Home Tinton Falls - Eatontown News Tinton Falls - Eatontown Business

How to fix a gender gap in the housing market

Why buying a home is more profitable for men than women
— and what women can do about it

By Erik J. Martin
CTW Features

For years, it’s been widely reported that women typically earn less in the workplace than men — as evidenced by U.S. Bureau of Labor Statistics data showing that females made 19 percent less than males, on average, in 2015. Now, it’s apparent there’s a housing gender gap, too, indicating that men are benefiting more from real estate than women.

According to a new study from RealtyTrac, homes owned by single men are valued 10 percent higher, on average, and have appreciated 16 percent more since their date of purchase than residences owned by single women. Since purchase, homes owned by single men, in fact, have gained nearly $64,000 — equating to a 33 percent return on the purchase price — versus an average gain of 31 percent (almost $54,000) for homes owned by single women. The report also revealed that single women tend to live in areas where there are 7 percent more registered criminal offenders per capita than single men.

Daren Blomquist, senior vice president of RealtyTrac, Irvine, California, says he wasn’t surprised to see a gap in the value of homes purchased by men compared to women, given the widely documented gender wage gap.

“What did surprise me was that the gap widened over time, so that the more years of homeownership, the bigger the gap in home value between homes owned by men than homes owned by women,” Blomquist says. “This happened because the homes owned by men are appreciating at a faster pace than homes owned by women.”

Blomquist attributes the study’s findings to several factors, including higher wages for men, which gives them an advantage in buying better quality homes in higher quality neighborhoods with better appreciation potential.

“Another possible reason could be discrimination against women in the mortgage and real estate industries that results in women buying lower-quality properties in lesser-quality neighborhoods that have less appreciation potential,” he says.

Discrimination against women in the mortgage lending market has been documented in several cases brought by the Department of Justice Civil Rights Division, says Anne Houghtaling, executive director of West Chicago-based HOPE Fair Housing Center.

“In those cases, interest rate and fees were analyzed for comparable borrowers, and it was found that higher interest rates and fees were charged to women, with African-American women paying the most,” Houghtaling says. “The bottom line is that, when someone is buying a home, their purchase power is diminished if they are paying more for their mortgage.”

Bruce Ailion, broker with RE/MAX Town and Country in Atlanta, says another possible cause behind the housing gender gap is that many women are less comfortable with conflict in negotiation “and are more willing to accept an offer than to continue to bargain for a better deal,” he says. “This can make a 1 to 2 percent difference on the acquisition.”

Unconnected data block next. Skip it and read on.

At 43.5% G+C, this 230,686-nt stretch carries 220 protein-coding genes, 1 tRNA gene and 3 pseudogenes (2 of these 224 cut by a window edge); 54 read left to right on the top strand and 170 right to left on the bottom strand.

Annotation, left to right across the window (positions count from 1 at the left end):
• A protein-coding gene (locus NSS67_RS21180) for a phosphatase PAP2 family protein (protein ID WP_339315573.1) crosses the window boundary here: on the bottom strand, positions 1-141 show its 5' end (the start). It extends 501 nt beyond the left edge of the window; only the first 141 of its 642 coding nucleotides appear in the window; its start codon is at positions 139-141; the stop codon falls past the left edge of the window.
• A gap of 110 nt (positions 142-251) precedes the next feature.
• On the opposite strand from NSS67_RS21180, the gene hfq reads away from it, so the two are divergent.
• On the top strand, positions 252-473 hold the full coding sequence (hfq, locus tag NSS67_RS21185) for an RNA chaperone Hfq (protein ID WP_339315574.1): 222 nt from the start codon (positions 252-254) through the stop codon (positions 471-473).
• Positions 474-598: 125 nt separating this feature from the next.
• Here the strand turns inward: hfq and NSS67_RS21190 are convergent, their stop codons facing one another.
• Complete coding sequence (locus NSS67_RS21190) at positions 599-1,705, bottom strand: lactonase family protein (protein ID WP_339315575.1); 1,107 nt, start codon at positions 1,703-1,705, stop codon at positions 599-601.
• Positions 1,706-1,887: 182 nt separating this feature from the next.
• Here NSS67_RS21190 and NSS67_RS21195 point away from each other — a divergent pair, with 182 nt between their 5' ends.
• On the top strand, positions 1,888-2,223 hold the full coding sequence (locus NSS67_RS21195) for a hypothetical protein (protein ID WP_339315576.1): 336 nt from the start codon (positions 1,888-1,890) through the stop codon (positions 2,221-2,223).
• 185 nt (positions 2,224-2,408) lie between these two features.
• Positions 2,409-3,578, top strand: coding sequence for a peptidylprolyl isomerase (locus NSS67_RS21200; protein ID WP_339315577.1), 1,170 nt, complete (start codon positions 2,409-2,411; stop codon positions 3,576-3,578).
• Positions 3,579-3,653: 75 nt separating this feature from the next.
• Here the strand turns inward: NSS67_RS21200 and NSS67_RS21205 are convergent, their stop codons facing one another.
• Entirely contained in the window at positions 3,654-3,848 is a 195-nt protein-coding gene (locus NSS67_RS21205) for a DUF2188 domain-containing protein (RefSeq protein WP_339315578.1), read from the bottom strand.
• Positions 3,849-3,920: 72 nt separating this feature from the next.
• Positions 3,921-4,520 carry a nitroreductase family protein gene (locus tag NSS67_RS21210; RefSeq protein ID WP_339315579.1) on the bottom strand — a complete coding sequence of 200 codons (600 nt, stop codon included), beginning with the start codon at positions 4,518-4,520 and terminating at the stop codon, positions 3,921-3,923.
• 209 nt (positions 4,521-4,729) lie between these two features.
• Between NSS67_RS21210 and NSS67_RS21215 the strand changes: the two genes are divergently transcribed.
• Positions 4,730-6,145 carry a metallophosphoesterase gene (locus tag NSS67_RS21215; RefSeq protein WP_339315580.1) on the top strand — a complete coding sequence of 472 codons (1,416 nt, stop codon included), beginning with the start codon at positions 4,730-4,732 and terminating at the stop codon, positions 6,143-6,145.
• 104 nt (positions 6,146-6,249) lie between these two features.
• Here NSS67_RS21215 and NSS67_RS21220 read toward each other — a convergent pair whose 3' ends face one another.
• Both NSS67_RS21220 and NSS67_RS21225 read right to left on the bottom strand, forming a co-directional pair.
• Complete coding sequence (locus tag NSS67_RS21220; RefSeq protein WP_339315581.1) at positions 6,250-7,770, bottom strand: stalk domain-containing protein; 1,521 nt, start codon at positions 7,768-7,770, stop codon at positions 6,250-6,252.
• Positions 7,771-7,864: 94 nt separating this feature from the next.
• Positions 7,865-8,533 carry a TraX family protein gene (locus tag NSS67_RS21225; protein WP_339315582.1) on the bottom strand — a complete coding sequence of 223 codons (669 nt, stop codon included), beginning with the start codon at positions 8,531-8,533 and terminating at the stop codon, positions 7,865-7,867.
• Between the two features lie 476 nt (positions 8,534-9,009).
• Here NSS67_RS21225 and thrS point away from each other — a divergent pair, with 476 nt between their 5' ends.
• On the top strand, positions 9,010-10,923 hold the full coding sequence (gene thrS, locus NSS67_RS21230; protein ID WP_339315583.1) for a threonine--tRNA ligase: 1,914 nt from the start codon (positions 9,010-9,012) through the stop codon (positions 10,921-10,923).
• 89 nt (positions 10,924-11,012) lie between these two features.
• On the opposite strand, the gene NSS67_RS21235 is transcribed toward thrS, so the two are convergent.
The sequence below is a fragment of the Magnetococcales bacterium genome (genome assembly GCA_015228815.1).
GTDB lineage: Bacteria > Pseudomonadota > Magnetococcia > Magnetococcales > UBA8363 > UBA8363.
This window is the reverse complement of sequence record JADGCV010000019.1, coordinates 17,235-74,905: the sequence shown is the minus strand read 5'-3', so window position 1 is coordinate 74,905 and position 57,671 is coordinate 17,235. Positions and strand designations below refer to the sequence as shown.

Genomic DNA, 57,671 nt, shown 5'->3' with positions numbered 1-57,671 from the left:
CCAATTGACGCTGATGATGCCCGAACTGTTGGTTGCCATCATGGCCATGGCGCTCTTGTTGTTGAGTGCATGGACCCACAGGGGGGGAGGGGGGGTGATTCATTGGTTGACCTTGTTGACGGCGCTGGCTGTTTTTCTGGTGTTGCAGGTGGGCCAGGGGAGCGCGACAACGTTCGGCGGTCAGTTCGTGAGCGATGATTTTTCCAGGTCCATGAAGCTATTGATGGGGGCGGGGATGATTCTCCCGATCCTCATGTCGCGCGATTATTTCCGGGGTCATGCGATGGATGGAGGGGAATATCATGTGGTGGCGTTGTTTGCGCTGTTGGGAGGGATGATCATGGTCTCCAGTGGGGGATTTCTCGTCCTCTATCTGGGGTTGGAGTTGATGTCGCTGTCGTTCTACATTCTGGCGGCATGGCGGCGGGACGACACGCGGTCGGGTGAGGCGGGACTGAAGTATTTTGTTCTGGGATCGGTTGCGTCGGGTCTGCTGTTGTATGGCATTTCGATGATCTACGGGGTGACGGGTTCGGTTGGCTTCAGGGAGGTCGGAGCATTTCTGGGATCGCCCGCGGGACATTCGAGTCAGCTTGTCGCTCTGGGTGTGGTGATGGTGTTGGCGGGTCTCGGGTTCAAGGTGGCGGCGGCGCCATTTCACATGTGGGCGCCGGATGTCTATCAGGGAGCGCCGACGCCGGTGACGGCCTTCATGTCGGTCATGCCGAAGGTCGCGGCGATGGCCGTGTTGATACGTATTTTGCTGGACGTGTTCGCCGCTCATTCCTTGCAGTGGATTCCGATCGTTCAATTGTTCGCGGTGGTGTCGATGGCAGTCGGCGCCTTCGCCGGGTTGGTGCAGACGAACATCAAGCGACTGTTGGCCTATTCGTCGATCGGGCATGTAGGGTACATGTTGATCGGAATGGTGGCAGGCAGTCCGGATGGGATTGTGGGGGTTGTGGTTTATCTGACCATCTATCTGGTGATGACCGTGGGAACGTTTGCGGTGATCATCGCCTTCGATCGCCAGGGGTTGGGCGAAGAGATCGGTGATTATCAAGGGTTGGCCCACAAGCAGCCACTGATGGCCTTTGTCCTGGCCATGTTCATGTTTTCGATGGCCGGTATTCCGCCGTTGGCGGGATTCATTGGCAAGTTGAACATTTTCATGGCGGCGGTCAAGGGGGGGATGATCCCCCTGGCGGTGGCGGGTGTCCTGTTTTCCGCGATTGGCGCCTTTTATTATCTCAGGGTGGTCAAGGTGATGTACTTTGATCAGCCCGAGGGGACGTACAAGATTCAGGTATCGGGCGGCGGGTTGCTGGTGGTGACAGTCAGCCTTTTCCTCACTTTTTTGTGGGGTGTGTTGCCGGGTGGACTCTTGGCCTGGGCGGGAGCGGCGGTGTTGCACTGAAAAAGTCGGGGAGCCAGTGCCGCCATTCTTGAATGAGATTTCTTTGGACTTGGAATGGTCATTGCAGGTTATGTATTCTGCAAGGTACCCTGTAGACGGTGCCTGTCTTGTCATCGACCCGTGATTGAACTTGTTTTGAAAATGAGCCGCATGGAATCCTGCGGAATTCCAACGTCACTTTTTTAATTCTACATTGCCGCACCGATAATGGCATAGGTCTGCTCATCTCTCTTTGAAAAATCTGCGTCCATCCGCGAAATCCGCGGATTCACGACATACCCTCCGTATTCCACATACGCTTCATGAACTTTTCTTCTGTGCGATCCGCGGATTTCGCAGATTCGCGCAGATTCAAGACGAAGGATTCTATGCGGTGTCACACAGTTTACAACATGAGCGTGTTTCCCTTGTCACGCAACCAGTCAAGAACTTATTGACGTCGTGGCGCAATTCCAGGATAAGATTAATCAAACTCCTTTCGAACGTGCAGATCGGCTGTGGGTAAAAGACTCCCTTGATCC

That plays into Phillip Petree’s theory. Petree, author of “The Man Puzzle: A Guide to Understanding Men” (Petree Publishing, 2016), says, on average, men are more long-term goal oriented while women are more security minded.

“In real estate, men will buy a house first and then fall in love with it; later they will emotionally detach from it and make it sellable, sell the home, and reap the profits. Most women tend to fall in love with the property and have an emotional attachment often before considering all the financial aspects. This approach puts women at a disadvantage before the offer is even placed,” Petree says.

To help close the housing gender gap, Blomquist recommends that women should carefully and thoroughly research her home and its neighborhood before buying and explore properties that will provide a solid wealth-building vehicle over time.

“Don’t just rely on what your agent or broker tells you when it comes to the best house and best neighborhood to buy and — do your own research to evaluate the appreciation potential of a home and the neighborhood it’s in,” Blomquist says. “Look at homeownership rates versus rental rates in that neighborhood, natural hazards that present potential risks like flooding, and other risks such as the presence of registered criminal offenders that could negatively impact the property’s resale value.”

Additionally, don’t be afraid to shop around, negotiate without letting emotions cloud your judgment and explore different financing options.

“Find out what at least three different lenders are willing to offer you for a mortgage and compare,” Houghtaling says. “Also, if you’re searching for housing and something doesn’t sound right, contact your local fair housing organization.”

© CTW Features

Exit mobile version